West De Pere’s Hampton named freshman all-American
By Greg Bates
DE PERE – The first seven starts of Ben Hampton’s college baseball career couldn’t have gone much better.
The left-handed pitcher threw 20 1/3 innings, allowed seven runs on 11 hits and struck out 18 hitters.
More importantly, he helped West Virginia University win five of seven games during that stretch as Hampton himself went 3-0.
All that early-season success provided Hampton with plenty of confidence to help him have a great freshman year.
Hampton, a 2020 graduate of West De Pere High School, finished the season with a 4-3 record and a 4.83 ERA, striking out 47, compared to only 15 walks.
He pitched in 14 games, starting 10, and had 54 innings of work – second on the team.
For his efforts, Hampton was named a 2021 Perfect Game/Rawlings Freshman All-American.
“That was an honor to see that,” Hampton said. “Honestly, I didn’t even find out myself. I found out from a couple of teammates. I never thought about that while the season was going on – it was more about winning games. When the season ended and I saw that, that was an honor.”
West Virginia head baseball coach Randy Mazey watched Hampton gradually mature on the mound with each appearance.
“For a freshman to step in and pitch against the level of competition he pitched against, he did great,” Mazey said. “He had some quality starts in the Big 12 against some quality opponents. I thought he did great.”
Mazey said he liked what he saw from Hampton during his days at West De Pere, but his senior season was wiped out due to the COVID-19 pandemic.
Having that time away from high school competition helped Hampton.
He pitched in four games for the Green Bay Booyah and faced college players before he was even a collegiate athlete.
Mazey, who has been at West Virginia for nine seasons, said he didn’t quite know what to expect before the season with what he would get from Hampton.
“You never know when you recruit these guys,” Mazey said. “You know they’re good players, but you always see them in limited roles when you sign them. He was injured a bit coming in here last summer, so he didn’t throw as much as he should have in the fall. We didn’t have a great idea of what he was capable of until he got going in the springtime. Once he got going, he was good.”
It was Hampton’s goal ever since he was a junior in high school to step into a high-level college program and make a difference in his first year.
“I wanted to go to a big program where I thought I could play, and West Virginia was the perfect fit for me with the coaches and the great players who continued to help me develop,” Hampton, who was the Bay Conference pitcher of the year when he led West De Pere to state as a junior, said. “It was cool to play my freshman year. I got lots of good experience that will help set me up for success in these next few years at West Virginia.”
Hampton’s best outing of his young career came May 2 against visiting TCU.
He went 5 1/3 innings against the No. 5-ranked team in the nation and didn’t allow a run while scattering seven hits.
Unfortunately, Hampton took a no-decision as the West Virginia bullpen surrendered nine runs in the final three innings in a 9-1 loss.
“It’s a huge jump being able to adapt going all the way to Texas and Oklahoma – road trips are different than driving five minutes in high school,” Hampton said. “Being able to handle all that extra stress to the body and stress to your mind is key. Learning to pitch in front of bigger crowds, in front of fans who aren’t rooting for you and fans who are yelling at you.”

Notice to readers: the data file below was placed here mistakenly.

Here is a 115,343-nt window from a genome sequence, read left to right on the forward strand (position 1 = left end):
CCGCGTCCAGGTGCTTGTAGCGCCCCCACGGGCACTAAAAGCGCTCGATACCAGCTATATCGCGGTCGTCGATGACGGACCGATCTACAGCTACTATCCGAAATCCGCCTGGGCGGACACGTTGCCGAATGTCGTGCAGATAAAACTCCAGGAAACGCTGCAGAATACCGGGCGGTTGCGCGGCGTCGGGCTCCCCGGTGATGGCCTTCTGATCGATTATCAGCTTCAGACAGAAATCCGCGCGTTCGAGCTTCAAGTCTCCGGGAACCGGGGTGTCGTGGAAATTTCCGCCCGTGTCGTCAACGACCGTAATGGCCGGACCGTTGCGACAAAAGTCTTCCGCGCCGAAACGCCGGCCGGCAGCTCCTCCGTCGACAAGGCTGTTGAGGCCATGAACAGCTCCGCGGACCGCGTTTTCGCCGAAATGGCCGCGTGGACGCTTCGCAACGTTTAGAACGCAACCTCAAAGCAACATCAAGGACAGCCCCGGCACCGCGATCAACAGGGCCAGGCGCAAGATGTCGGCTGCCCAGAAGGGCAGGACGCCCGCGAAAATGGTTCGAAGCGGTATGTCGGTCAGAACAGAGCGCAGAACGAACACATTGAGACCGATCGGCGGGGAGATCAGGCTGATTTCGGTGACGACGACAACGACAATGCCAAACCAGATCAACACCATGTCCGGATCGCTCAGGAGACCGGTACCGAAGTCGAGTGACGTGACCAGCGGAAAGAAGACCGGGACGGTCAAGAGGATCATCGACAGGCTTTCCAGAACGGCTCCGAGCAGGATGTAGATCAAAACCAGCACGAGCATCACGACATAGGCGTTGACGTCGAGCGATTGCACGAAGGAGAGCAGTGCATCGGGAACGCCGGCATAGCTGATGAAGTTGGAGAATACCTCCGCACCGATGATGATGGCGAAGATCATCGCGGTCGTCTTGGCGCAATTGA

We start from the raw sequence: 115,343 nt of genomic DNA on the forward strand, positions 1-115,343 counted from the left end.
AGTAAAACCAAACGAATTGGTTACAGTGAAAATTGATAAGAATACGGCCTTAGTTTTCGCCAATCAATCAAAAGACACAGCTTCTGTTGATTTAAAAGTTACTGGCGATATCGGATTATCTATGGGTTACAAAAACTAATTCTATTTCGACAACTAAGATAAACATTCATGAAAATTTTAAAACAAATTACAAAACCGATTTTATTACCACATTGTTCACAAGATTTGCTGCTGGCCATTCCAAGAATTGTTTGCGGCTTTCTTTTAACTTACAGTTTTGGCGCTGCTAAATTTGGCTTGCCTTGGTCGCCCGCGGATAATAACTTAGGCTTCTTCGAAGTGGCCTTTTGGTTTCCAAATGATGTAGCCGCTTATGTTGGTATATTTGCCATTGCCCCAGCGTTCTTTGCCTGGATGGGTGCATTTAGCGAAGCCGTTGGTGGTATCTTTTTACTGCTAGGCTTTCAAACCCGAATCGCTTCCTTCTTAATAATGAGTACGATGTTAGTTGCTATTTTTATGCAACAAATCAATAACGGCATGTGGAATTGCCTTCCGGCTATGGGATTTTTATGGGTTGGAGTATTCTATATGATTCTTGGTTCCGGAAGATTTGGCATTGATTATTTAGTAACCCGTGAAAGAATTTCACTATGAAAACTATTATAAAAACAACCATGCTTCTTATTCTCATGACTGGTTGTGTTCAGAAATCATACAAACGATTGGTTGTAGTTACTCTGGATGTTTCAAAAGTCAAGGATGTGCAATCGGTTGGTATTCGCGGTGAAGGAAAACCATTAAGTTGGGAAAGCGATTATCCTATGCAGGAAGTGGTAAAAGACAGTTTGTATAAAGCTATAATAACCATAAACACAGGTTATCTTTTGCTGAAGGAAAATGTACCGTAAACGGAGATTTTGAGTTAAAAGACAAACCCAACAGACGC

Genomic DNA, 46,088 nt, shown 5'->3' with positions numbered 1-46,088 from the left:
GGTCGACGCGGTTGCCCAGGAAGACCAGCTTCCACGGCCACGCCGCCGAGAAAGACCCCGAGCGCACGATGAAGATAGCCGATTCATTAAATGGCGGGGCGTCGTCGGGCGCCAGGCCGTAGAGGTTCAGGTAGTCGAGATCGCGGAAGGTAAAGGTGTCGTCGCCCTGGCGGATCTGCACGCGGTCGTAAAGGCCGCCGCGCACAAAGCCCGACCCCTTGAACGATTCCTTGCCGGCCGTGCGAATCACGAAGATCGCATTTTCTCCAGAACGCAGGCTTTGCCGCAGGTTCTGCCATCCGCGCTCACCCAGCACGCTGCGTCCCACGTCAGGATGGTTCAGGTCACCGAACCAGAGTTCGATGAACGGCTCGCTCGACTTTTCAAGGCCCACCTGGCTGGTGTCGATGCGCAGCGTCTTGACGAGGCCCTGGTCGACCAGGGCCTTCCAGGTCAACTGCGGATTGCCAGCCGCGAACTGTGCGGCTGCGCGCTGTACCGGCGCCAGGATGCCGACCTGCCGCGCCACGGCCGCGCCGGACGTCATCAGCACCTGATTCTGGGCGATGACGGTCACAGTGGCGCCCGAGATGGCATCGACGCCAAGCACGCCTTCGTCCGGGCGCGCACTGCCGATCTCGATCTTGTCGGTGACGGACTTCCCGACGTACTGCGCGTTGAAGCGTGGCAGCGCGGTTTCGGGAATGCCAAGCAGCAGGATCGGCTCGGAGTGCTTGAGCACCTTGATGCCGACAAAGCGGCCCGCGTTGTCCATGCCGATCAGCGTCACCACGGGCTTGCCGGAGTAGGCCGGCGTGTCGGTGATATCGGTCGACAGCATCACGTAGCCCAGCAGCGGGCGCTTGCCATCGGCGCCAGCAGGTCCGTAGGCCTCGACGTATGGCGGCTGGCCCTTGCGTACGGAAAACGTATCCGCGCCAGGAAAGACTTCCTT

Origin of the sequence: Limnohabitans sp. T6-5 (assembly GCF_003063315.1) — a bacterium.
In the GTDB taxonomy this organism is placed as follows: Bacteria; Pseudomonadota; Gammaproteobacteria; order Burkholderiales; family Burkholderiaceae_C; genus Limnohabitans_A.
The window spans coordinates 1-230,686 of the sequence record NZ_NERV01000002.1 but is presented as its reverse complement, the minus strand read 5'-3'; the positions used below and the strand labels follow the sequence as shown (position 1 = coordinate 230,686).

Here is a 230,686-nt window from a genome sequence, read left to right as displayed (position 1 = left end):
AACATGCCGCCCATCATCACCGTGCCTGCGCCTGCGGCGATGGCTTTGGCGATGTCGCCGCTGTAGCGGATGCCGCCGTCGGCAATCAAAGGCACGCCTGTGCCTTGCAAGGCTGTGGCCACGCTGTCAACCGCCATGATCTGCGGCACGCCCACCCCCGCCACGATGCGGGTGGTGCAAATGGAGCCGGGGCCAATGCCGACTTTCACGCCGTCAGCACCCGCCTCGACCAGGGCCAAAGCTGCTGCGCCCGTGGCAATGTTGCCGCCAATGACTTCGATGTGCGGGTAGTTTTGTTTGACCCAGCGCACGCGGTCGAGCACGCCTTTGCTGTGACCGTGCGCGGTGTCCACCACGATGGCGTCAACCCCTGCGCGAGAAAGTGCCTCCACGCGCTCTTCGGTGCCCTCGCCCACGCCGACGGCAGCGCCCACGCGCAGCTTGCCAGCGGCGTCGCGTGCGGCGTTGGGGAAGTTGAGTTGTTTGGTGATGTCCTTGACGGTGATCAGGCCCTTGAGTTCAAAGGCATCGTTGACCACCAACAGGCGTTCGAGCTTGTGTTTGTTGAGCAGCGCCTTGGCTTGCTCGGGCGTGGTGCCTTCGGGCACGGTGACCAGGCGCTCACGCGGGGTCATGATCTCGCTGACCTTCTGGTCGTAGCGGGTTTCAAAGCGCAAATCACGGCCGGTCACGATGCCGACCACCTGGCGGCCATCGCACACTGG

Hampton, who turned 19 Aug. 2, said he became a better pitcher during his first year competing in college.
He said he took the biggest step forward mentally and learned how to overcome adversity.
“Getting some confidence out there, feeling relaxed on the mound and not overthinking things,” Hampton said. “That was always one of my problems – when something would go wrong, I’d start to overthink out there.”
Hampton went to West Virginia as primarily a two-pitch thrower, relying on a fastball and curveball, but he added a slider about one-third of the way through the season, and it proved to be a good strikeout pitch.
He also started working on a changeup.
“I think a changeup would be huge as a left-handed pitcher, throwing it to right-handed batters,” Hampton said.
With his fastball topping out at about 90 mph, he can drop his off-speed pitches in effectively.
His curveball comes in about 75-76, his slider 82 and changeup 80 mph.
“The changeup is always a work in progress with him,” Mazey said. “We developed a little slider, which was good for him for a while. He’s got a good feel for pitching and how to pitch; it’s just a matter of him getting bigger and stronger and more mature now and his stuff getting a little better. The fact he can throw strikes with all of them is going to help him moving forward.”
Hampton came back home to Green Bay early in the summer for another go-around with the Booyah.
However, his experience lasted only one start because the West Virginia coaching staff had Hampton shut down for the rest of the summer.
In the spring, Hampton said he had a sprained UCL and ulnar nerve impingement.
It didn’t require surgery, just rest and physical therapy.
Hampton took nearly two months off from throwing.
At the end of July, he started light tosses three days a week from about 60 feet.
He said his arm feels good.
“He can be really good for us,” Mazey said. “Winning four games as a freshman, as a coach you hope guys will develop a little bit every year. We’ve had a history here at West Virginia of pitchers developing and getting better. He’s the type of kid who will do that. If he continues to buy into what we’re doing, he should fall in line with all the other pitchers at West Virginia and continue to improve as their career unfolds.”